I still believe - relative success and individual definitions notwithstanding - that my words were true and accurate in their essence
Sullivan said…
"I don't know if "Cubby learned from you - great model" is meant to be serious or sarcastic. The truth is, I can't tell what to believe about that myself."

Serious. You have experience which helped Jack. You also helped Alex Plank. I admire you for that.

Keep in mind, no kid takes all the advice a parent has to offer. No parent can transfer all the hard learned knowledge to their kids. Some things have to be learned by each generation. But we need to tap into the experiences of this generation of autistic adults, across the spectrum, to be prepared to support the next generation.

The parent/child model is a very loose metaphor--and thus it will be wrong. But, the idea is that we should learn from this generation of autistic adults rather than wait until today's kids grow up and try to learn by trial and error with them.

I'll add, few people live a truly happy life. The Declaration of Independence says we have a right to pursue happiness. And no parent lives a life free from anxiety. It is a different thing than the anxiety that often comes with autism, but it is there.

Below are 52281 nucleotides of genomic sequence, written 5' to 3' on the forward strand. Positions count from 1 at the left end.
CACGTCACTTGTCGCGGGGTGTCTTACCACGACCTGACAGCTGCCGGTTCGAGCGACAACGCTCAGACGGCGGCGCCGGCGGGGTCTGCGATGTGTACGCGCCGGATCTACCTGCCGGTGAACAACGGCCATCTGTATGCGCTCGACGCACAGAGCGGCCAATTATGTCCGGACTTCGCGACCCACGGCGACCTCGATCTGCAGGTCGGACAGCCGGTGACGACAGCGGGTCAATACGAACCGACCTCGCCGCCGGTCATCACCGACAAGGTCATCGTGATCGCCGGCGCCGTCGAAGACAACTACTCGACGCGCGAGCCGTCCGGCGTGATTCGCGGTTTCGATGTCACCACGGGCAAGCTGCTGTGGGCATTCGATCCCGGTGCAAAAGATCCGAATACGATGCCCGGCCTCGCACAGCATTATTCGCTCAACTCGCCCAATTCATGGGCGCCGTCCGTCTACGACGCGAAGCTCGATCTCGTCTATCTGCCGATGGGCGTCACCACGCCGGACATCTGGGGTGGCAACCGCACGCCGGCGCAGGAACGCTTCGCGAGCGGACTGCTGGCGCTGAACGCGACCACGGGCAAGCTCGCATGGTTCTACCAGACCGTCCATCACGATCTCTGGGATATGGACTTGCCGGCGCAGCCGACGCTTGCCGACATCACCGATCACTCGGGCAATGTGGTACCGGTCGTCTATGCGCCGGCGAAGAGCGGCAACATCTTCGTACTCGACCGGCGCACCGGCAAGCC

To get back to the main point--I think this article and things you said at the IACC meeting are very much on point.

From my perspective, we need to do better with adults today, and today's kids when they become adults. If we don't spend some time learning from today's adults, we can do neither.

--Matt Carey
Asperger+ said…
Increasingly people are being diagnosed late in life. Our naieve survival mechanisms could provide a range of intervention options for kids as well as insight in the conditions that determine "success" in life. Including a definition of success :). E.g. structured environments when young, early options for safe exploration, placebo effects of expectations and aspirations etc.

Allison said…
This comment has been removed by the author.
Allison said…
Regarding recent media coverage about Adam Lanza of Newton : The kid's social world was shrinking - his disabilities isolated him from human contact. My heart breaks for him, his mother, and the slain children and adults and their families. Our society is full of huge cracks that people fall through into never-never-land. What can each of us do to help heal our society? Start noticing children and people around us who need contact and figure out little ways we can make them feel accepted in this world. As a mom with kids with disabilities, I know how isolating it is for kids to be "different." Recommended reading Look Me In The Eye, by John Elder Robinson.
John Robison said…
Allison, I am familiar with Neil Young but I have no personal connection nor do I know much about what he's done with respect to autism. I'm here if he ever wants to write